Pisky, Sonye burns down B’ham: Kanda brings back 80s at Malawi Awards UK

From Malawi with love and colour, Malawian artists Piksy and Sonye burned down the stage as they put up brilliant performances at the Malawi Achievers Awards 2016 in Birmingham Saturday evening.

Sonye performing Tsika Mtsungwana

Sonye performing Tsika Mtsungwana

Dancing antics, Richard Gondwe leads Miss Malawi UK organisers to collect awards

Dancing antics, Richard Gondwe leads Miss Malawi UK organisers to collect awards

Kondi Bowoyeke Munthali the Miss Malawi UK organiser gets his award

Kondi Bowoyeke Munthali the Miss Malawi UK organiser gets his award

Dumisani Kapanga receives ward on behalf of James Woods Nkhutabasa

Dumisani Kapanga receives ward on behalf of James Woods Nkhutabasa

Derby Malawi Association gets award

Derby Malawi Association gets award

Stebbings Ngolleka aka Wizzy performing

Stebbings Ngolleka aka Wizzy performing

Inde Moni, Kanda  Bongo Man performing

Inde Moni, Kanda Bongo Man performing

Kaz perfomring Amina Kadeya

Kaz perfomring Amina Kadeya

Girls screamed, parents returned to their youthfulness when after the equally performance’s by Leicester based Stebbins Ngoleka  warmed up followed by Malawian born but raised in Zimbabwe artist Kaz did a child song Amina Kadeya, reminding the CSN International conference hall, that home and roots are the best.

When master of ceremonies Zodiak’s Joab Chakhaza and Peter Makossa called Sonye to the stage, Malawian ladies screamed. The lad did not disappoint, every hit was an anthem, with many trying to get to the stage as the “boy” performance, from microphone play to down dances left many wondering who else would bring down the show.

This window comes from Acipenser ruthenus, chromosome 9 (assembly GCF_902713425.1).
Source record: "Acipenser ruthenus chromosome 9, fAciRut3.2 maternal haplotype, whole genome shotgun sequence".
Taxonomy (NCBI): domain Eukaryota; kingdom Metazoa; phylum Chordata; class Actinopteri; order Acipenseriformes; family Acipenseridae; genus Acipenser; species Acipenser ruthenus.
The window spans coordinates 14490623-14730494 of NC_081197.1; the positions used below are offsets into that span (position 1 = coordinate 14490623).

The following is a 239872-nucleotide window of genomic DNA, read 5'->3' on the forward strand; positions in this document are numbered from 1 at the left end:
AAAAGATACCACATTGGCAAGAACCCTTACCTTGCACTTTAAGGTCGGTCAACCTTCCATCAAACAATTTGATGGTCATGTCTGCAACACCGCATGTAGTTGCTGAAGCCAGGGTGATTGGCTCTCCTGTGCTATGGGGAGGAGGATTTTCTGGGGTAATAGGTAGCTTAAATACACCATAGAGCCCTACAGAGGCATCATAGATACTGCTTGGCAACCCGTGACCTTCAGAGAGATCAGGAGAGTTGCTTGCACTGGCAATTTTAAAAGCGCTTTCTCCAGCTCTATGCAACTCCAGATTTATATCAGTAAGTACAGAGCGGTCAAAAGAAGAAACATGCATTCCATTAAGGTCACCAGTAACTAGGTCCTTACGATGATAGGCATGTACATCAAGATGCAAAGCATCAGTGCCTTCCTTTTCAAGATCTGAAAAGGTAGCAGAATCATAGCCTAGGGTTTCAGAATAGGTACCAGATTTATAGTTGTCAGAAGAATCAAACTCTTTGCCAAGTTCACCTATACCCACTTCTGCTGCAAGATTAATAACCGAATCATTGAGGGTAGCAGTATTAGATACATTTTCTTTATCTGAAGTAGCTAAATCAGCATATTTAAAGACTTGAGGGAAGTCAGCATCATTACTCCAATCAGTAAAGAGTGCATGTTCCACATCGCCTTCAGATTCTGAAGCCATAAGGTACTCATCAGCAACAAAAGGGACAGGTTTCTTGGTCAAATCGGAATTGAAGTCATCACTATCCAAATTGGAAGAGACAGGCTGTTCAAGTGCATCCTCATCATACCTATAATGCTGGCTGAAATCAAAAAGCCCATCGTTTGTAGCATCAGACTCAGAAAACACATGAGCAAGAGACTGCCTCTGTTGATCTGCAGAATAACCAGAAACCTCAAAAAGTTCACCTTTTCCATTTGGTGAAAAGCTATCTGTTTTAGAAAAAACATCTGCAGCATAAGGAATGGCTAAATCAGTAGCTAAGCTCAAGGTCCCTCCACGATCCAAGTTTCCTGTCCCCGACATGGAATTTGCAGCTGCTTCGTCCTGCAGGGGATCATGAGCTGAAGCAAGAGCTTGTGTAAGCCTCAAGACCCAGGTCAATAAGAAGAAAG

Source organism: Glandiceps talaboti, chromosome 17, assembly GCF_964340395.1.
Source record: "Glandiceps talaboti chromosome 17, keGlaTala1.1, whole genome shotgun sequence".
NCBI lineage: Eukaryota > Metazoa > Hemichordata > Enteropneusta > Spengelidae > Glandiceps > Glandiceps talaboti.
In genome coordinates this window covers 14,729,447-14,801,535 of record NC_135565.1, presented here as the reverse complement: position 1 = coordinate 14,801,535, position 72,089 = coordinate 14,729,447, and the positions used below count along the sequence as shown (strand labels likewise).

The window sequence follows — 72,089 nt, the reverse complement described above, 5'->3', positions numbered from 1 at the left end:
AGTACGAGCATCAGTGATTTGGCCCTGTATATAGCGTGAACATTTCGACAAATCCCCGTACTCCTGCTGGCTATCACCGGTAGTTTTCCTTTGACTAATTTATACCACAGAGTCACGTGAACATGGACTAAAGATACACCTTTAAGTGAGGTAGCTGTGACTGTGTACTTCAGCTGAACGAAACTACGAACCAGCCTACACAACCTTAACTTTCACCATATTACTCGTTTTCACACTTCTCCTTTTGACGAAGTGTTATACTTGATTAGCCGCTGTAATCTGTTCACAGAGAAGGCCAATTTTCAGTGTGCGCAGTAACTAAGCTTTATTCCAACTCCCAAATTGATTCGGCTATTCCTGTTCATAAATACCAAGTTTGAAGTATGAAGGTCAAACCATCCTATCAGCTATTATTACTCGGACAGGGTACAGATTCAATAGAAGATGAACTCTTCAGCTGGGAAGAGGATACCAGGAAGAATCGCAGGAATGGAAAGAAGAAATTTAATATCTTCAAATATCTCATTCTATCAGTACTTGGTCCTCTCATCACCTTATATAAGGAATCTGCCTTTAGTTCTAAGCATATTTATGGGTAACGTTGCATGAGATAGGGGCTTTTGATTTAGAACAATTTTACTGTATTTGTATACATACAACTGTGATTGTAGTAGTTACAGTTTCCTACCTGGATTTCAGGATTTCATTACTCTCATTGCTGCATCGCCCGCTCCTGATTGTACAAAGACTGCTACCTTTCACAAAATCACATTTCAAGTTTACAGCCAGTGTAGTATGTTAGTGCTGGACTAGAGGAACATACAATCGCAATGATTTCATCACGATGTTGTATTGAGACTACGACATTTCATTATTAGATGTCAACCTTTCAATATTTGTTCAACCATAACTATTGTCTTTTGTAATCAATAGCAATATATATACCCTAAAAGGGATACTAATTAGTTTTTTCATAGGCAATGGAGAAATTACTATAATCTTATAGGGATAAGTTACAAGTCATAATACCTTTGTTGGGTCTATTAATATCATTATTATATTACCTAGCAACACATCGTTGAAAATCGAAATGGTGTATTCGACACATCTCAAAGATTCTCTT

When he finally played his finest hit so far “Tsika nsungwana” the stage was mobbed, the kid gave out his lungs best and his dance best, jumping and coming down. The performance left many breathless and when he was called out, people chanted one more, one more. He literally could have played Tsika all night and the audience seemed it could have not minded.

When Piksy dressed in all black, gold chain and red shoes jumped on stage opening with “ndafunafuna nzanga wa chikondi”, literally love and colour filled the hall. Every patron joined the dance craze that ensued.

Piksy to proved after Sonye’s performance that Malawi has something to offer and it can match any international act.

“I pray one day we will fill the O2 arena, these guys are massive,” Chief Judge and CEO for Music streaming site Mvelani,  Dumisani Kapanga remarked right at the dance floor as he jumped to “Unamatamata.

Again, Pisky as he switched from Unamatata to his Maskal collabo,  ‘Wa CV ya bo’ the stage proved too small for the artist, whose sexy seductive shaking of the torso, saw ladies scream and scream and many jumped on stage.

He asked a few to try to voice the song, they included Scotland fun seeker Norah Chiwaula McLintock , but  the results for the fun filled revellers were up the mark until Joab Chakhaza turned up and sang with Pisky, to the encores from the hall. Malawians almost demanded that only their artists should remain and sing all night long.